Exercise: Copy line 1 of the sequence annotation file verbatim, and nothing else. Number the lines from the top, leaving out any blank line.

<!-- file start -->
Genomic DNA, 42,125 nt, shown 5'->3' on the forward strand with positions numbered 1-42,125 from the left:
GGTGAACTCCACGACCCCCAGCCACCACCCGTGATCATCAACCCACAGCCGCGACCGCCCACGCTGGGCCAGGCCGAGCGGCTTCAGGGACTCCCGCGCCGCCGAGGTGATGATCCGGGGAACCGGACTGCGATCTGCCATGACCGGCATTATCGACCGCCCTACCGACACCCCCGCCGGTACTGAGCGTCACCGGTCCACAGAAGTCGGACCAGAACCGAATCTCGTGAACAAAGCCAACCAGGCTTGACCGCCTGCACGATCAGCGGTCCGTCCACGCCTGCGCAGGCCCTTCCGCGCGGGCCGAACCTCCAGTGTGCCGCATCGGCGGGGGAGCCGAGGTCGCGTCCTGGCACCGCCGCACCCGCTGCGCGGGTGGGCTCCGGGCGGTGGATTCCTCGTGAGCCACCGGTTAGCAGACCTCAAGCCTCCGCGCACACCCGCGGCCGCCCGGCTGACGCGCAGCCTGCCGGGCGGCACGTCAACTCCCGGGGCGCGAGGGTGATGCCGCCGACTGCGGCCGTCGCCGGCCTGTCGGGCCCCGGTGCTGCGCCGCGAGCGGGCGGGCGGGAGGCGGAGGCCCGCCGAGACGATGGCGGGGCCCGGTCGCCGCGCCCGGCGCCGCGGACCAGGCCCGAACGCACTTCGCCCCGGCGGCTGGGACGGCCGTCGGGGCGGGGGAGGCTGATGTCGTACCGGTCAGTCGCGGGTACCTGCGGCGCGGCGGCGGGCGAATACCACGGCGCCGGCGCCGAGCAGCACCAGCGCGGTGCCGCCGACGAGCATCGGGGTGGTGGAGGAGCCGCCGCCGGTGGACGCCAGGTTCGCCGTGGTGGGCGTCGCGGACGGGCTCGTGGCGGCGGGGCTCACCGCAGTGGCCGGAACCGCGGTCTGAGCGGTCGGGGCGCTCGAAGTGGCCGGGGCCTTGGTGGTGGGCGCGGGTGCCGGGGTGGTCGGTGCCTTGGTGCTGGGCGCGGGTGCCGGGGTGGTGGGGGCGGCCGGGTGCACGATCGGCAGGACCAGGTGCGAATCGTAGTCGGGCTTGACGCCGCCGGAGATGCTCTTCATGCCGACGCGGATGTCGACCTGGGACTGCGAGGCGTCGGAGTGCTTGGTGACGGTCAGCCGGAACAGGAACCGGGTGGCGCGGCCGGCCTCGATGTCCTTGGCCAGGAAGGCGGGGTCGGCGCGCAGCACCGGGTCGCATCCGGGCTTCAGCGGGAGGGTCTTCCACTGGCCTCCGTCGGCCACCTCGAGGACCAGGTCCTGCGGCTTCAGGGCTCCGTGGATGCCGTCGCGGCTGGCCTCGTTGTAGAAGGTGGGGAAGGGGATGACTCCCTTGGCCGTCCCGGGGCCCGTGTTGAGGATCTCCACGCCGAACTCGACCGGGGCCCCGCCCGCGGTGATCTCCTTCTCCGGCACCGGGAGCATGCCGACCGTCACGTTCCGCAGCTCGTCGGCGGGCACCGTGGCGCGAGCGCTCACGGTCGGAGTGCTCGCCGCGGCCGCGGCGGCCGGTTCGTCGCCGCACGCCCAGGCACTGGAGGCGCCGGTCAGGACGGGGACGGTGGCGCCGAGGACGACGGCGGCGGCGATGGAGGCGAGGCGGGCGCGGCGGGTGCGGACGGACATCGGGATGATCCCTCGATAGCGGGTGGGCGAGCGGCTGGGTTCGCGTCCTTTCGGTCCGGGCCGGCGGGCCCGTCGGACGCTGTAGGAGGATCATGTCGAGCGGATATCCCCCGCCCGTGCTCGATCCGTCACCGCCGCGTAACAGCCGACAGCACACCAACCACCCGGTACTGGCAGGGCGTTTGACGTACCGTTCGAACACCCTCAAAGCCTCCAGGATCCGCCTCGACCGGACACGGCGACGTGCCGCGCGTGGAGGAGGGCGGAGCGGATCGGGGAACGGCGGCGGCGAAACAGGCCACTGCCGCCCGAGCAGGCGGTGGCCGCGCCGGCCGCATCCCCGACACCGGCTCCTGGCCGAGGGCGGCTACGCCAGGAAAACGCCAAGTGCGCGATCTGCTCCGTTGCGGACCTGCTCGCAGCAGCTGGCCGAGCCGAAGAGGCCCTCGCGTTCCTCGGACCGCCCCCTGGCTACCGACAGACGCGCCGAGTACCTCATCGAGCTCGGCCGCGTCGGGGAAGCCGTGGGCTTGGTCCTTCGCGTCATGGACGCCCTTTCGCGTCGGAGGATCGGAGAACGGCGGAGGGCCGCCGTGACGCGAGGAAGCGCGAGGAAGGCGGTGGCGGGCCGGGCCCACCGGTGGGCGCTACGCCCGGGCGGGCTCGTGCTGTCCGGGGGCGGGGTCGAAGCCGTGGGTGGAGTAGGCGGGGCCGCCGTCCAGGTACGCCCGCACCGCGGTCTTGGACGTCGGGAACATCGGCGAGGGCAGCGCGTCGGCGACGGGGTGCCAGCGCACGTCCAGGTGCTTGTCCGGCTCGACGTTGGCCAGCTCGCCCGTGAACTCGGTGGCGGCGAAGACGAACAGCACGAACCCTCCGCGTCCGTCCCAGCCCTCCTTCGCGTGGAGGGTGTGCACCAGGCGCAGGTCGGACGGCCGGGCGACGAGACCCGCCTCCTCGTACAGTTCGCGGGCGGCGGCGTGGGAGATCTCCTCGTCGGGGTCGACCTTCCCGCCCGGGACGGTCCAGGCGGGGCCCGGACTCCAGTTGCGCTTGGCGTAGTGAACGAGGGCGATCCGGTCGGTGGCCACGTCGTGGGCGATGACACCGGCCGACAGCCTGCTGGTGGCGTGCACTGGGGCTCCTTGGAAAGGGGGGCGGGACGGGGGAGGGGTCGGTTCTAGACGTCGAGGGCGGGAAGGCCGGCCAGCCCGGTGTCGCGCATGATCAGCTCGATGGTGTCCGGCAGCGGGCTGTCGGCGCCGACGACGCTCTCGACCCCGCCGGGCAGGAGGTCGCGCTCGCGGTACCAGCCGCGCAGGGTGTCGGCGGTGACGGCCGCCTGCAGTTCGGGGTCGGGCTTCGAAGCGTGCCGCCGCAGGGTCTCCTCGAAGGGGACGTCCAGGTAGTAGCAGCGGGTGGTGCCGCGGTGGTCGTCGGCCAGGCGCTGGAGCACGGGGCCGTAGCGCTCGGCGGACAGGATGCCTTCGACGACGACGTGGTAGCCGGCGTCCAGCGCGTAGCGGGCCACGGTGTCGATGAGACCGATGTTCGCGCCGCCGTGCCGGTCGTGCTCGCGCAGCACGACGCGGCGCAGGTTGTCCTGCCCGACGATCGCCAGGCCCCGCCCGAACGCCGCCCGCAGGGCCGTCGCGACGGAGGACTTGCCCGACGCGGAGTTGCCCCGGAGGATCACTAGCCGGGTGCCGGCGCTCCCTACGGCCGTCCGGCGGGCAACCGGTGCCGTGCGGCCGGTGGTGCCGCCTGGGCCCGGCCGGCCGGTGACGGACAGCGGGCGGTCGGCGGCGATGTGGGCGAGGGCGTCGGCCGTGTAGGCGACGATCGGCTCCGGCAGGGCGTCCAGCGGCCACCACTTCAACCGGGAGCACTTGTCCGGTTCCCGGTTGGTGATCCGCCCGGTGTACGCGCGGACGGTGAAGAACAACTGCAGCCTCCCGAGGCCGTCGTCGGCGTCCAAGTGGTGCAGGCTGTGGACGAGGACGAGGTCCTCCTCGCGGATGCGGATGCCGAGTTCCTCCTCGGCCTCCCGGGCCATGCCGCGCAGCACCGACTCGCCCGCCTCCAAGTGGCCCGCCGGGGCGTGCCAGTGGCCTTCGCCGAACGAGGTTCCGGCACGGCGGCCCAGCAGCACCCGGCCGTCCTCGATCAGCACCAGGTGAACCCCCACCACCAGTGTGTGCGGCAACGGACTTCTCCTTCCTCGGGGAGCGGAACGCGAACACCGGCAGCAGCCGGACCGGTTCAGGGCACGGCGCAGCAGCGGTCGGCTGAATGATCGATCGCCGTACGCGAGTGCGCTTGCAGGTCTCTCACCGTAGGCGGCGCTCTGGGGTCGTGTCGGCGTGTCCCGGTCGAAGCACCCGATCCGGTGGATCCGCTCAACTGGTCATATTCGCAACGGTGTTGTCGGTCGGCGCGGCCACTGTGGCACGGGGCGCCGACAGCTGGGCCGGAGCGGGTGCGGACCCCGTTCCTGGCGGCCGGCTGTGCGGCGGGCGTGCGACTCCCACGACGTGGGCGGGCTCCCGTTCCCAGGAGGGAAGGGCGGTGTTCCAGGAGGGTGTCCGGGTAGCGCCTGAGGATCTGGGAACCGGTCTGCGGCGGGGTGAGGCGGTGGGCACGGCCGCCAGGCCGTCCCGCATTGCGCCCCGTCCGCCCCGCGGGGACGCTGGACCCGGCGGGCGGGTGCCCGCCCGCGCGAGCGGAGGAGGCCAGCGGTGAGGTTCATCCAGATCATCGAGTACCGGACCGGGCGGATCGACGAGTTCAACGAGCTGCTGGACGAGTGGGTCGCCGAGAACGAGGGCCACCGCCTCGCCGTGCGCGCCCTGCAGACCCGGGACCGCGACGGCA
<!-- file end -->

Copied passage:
Genomic DNA, 42,125 nt, shown 5'->3' on the forward strand with positions numbered 1-42,125 from the left: